Since I haven't seen much discussion of interest rate risk, and since I think it's an important factor affecting the secondary pricing of DW debt, I'm going to focus on it in this post as you may have guessed from my "succinct" discussion of this topic immediately above.  

This is a structural issue.  As the restructuring was crafted, lenders had two options to reflect the economic value of the debt.  
  1. Haircut the debt and get a market or near market rate on the debt. 
  2. Maintain the fiction that the debt was worth par and take a below market interest rate.
Why did they choose the structure they did?

Some potential explanatory factors:
  1. The importance of cashflow to DW.   DW is cash strapped.  A higher interest rate will impact them more now than reduced principal repayments which in traditional restructuring style are going to be backended.  DW's overriding goal is to delay as long as possible the sale of assets, hoping that an economic recovery will allow them to realise more value.  Or that  a refinance will become possible.  Particularly important because a lot of these were purchased at the top of the market with more than modest levels of leverage.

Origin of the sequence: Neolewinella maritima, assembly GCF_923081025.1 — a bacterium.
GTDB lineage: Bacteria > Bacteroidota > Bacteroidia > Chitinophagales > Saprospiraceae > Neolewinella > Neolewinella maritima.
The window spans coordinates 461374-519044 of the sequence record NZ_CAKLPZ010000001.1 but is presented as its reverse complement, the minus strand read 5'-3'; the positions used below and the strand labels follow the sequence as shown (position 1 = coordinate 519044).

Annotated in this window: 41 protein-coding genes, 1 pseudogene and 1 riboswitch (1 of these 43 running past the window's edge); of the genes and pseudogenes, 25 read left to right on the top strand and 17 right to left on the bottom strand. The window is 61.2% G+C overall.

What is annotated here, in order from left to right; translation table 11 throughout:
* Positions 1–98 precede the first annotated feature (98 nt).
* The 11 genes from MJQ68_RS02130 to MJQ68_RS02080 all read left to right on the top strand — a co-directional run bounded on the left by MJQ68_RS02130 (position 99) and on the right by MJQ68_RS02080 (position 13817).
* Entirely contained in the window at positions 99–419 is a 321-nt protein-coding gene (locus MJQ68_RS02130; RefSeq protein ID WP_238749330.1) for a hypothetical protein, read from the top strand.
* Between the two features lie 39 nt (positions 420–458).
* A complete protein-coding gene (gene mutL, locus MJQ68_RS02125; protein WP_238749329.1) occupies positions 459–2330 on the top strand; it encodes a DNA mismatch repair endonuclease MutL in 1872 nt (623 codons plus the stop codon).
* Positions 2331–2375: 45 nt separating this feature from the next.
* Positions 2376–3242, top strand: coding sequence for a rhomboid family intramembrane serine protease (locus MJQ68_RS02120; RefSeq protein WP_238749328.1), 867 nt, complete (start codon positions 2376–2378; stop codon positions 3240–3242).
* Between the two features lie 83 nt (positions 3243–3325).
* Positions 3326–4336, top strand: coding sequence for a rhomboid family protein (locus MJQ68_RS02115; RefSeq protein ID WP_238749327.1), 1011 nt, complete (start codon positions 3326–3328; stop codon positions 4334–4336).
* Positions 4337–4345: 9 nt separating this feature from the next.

2. The wise lenders in the steering group who have the remarkable accomplishment of being responsible for 60% of DW's debt (Another great moment in banking!) are probably not going to be selling because the pain would be too great.  It's much easier to absorb say an US$11 million loss on one's US$25 million stake than say a US$2+ billion loss.  So they have no burning incentive to  create a more seller friendly structure.  They're holding at cost not marking to market.  Assuming DW performs under the restructuring, their "haircut" will be the IAS#39 mandated one time present value difference using the new interest rate versus the older higher one.
  3. Forgiving principal sets all sorts of dangerous precedents and raises all sorts of dangerous ideas in the minds of borrowers.  
  4. Also since interest rates can't go negative, an interest rate reduction has an absolute bound in terms of the haircut.  
  5. Additionally, many folks don't understand the concept of present value so an interest rate reduction is not considered as serious as a principal reduction.  You might be surprised (and maybe some of you dismayed) to learn that in many institutions a principal reduction requires a more stringent approval than an interest rate reduction - even when the present value impact is the same.   With the financial press and the average investor the awareness appears to be even lower.
 As usual,  let's begin with the assumptions:
  1. A market-demanded discount of 50% of par.   Roughly in the midpoint of the mentioned discount rates.